Traipsing through the south of England, July 15, 2011

Finally picking up the thread from 2011’s literary pilgrimage to England, Wales, and Ireland, on July 15, we had paid homage to Thomas Hardy in Dorset County, (south England) and trekked through the Isle of Purbeck from the parish of Worth Matravers to St. Aldhelm’s Head and back again. The hike along the Jurassic Coast was a dream come true since I’d imagined these places when I first read Tess of D’Ubervilles and Return of the Native back in Mr. Thurston’s Honors English class at Monte Vista High.

We stayed at the following bed & breakfast that earned strong reviews for their tasty full English breakfasts, and the meals stood up to critiques.

Ashmira Guest House
3 Westerhall Road
Weymouth, Dorset DT4 7SZ
United Kingdom
Phone: 44 (1305) 786584

Our itinerary included the following and was crafted with the assistance of PDFs from the Lonely Planet’s chapter on Dorset and Project Mapping.

Below is an epistles sent to family and friends tracking our journey:

15 July 2011

We’ve left Lymington behind and pushed on southwest to Weymouth. Lymington was a sleepy little coastal town, famous for its yacht regattas. Phil and I walked around town yesterday, met Heather’s colleagues at her two jobs on the main street. I took a very peaceful nap in the graveyard, and then we met with Andrew and Heather after their work shifts ended and sloshed a few drinks.

We took the train to Weymouth and, soon as we arrive, were greeted by the

characteristic cry of the gulls, just like in the TV and films. It is the quintessential British seaside town. We’re now settled at what’s been a highly rated bed and breakfast in Weymouth. We went immediately to the Dorset County Museum, so I could pay homage to Thomas Hardy. They had quite an impressive room of curios and memorabilia, even part of his original writing study set up in the museum. I cried as I read a poem he penned in his own handwriting dedicated to Keats.

The weather was too gorgeous yesterday, unbelievably sunny and warm, and we soaked it up with a seven hour hike through Thomas Hardy country. We were right in the thick of farmland and everywhere we trekked, sheep were bleating, cows mooing, chickens clucking, birds chirping, and horses trotting. We lost our way as we tried to get to Corfe Castle and got trapped in a jungle of brambles along a muddy creek, so by the time we got to the castle ruins, the park was closed. We’re going to make our way back to the castle by bus today instead of hiking and try to take it easy since yesterday wiped me out, and we need to recharge for Mt. Snowdon.

Pics from the Thomas Hardy hike:

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For more photos, check out the Facebook album.

We didn’t have time for the below suggested walks, which means that we’ll be back in Thomas Hardy country someday soon.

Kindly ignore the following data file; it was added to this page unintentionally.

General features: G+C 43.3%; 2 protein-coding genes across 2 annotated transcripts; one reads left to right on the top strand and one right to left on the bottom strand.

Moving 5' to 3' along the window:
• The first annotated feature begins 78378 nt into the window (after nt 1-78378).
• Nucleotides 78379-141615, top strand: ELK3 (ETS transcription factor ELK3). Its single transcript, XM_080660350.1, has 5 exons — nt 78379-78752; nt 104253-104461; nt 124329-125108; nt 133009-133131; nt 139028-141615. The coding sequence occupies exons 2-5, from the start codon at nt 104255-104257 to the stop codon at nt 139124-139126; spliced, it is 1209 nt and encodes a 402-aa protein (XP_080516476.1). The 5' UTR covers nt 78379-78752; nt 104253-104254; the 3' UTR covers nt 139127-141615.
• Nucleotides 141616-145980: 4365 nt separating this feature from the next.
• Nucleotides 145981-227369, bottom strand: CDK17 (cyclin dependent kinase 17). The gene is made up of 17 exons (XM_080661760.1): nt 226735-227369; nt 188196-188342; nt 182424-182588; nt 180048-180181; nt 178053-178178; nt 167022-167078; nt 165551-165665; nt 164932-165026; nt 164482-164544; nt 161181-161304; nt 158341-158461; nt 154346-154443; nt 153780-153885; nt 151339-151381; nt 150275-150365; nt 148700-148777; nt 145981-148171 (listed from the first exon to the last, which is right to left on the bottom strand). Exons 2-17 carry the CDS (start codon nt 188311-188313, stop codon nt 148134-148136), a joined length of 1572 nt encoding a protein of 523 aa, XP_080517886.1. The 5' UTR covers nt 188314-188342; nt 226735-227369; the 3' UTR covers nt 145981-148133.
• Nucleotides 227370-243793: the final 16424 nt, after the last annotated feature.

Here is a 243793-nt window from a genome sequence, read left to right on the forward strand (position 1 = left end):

From The Guardian’s Favourite British Walks 

South Hams coast, Devon

  • Distance 13 miles
  • Time 6 hours
  • Type Coastal
  • Where Linear walk along the South Hams coast from Torcross to East Portlemouth
  • Start/End East Portlemouth (SX744387)
  • The finest coastline of south Devon is to be found in the South Hams, which extends southwards from Dartmoor, stretching from the Tamar in the west to the Dart in the east. There are five estuaries that have to be crossed if you’re walking the South West Coast Path, but not all are served by ferries throughout the year. Fortunately, on one of the very best day’s walks along this coast – from Torcross to East Portlemouth – there’s a year-round ferry across the Salcombe estuary. The walk takes in the headlands of Start and Prawle Points and boasts superb scenery all the way.
  • • Download a detailed route card at the Walk Magazine website:

Abbotsbury, Dorset

  • Distance 7½ miles
  • Time 4 hours
  • Type Downland and coast
  • Where Circular walk from Abbotsbury via Abbotsbury Castle, West Bexington and Chesil beach
  • Start/End Car park in Abbotsbury, next to church (SY578853)
  • Situated amidst gently rolling downland behind the great Chesil beach, Abbotsbury is one of the most picturesque and historically interesting villages in Dorset. Its 970-year-old Swannery is the only place in the world where you are able to walk through the heart of a colony of nesting mute swans. This route should be within the capabilities of most, except the very young, with shorter options available. The outward leg leads along a ridge-top path to the north-west of the village via Abbotsbury Castle, an Iron-Age hill fort, with excellent views all the way. It then heads down to the coast and returns alongside Chesil beach. A short detour at the end to climb Chapel Hill to St Catherine’s chapel affords one of the loveliest viewpoints around.
  • • Route card:

Alfriston, East Sussex, Countryside around Alfriston

  • Distance 8 miles
  • Time 4 hours
  • Type Downland and valley
  • Where Circular walk from Alfriston via South Downs Way, High and Over, and Cuckmere Valley
  • Start/End Main car park, North Street, Alfriston (TQ523034)
  • Situated in the Cuckmere valley at the eastern end of the South Downs is the picturesque old village of Alfriston. Despite its popularity, the village has lost none of its charm, and remains thankfully unspoilt. Alfriston makes an excellent base for exploring the delightful Sussex countryside, with a variety of fine walks to be enjoyed. This route combines downland and valley walking, with some lovely views along the way.
  • • Route

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